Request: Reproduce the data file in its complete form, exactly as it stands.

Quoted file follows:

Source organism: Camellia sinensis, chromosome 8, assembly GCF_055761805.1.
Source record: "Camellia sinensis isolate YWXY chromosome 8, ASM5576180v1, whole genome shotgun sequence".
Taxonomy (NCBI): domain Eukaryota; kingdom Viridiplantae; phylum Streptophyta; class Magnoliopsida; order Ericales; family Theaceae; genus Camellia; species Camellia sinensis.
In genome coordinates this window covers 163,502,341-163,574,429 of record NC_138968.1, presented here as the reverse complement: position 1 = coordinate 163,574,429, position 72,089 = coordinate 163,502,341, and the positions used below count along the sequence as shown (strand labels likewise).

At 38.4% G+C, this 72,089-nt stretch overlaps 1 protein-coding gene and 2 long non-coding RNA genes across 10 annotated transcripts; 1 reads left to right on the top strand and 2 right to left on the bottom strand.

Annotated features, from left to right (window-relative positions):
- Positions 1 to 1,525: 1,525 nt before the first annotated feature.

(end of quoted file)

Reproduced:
Source organism: Camellia sinensis, chromosome 8, assembly GCF_055761805.1.
Source record: "Camellia sinensis isolate YWXY chromosome 8, ASM5576180v1, whole genome shotgun sequence".
Taxonomy (NCBI): domain Eukaryota; kingdom Viridiplantae; phylum Streptophyta; class Magnoliopsida; order Ericales; family Theaceae; genus Camellia; species Camellia sinensis.
In genome coordinates this window covers 163,502,341-163,574,429 of record NC_138968.1, presented here as the reverse complement: position 1 = coordinate 163,574,429, position 72,089 = coordinate 163,502,341, and the positions used below count along the sequence as shown (strand labels likewise).

At 38.4% G+C, this 72,089-nt stretch overlaps 1 protein-coding gene and 2 long non-coding RNA genes across 10 annotated transcripts; 1 reads left to right on the top strand and 2 right to left on the bottom strand.

Annotated features, from left to right (window-relative positions):
- Positions 1 to 1,525: 1,525 nt before the first annotated feature.